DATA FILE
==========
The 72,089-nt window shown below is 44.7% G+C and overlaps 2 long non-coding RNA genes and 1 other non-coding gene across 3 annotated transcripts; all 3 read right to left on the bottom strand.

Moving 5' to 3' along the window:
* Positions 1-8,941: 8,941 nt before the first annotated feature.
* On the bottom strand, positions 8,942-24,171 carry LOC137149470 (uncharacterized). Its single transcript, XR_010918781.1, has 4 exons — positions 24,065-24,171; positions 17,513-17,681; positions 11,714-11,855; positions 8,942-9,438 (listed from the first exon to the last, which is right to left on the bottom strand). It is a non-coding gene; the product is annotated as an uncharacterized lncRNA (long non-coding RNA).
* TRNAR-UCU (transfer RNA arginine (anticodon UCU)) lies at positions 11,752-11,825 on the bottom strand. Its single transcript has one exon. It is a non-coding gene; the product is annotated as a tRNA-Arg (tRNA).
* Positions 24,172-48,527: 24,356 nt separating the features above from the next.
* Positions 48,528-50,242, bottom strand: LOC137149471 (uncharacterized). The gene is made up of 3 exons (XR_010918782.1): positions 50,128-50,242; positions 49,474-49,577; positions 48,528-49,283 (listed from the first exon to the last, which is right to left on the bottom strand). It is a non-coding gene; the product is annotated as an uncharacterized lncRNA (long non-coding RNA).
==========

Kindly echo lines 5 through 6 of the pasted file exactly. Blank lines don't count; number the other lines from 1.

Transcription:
* TRNAR-UCU (transfer RNA arginine (anticodon UCU)) lies at positions 11,752-11,825 on the bottom strand. Its single transcript has one exon. It is a non-coding gene; the product is annotated as a tRNA-Arg (tRNA).
* Positions 24,172-48,527: 24,356 nt separating the features above from the next.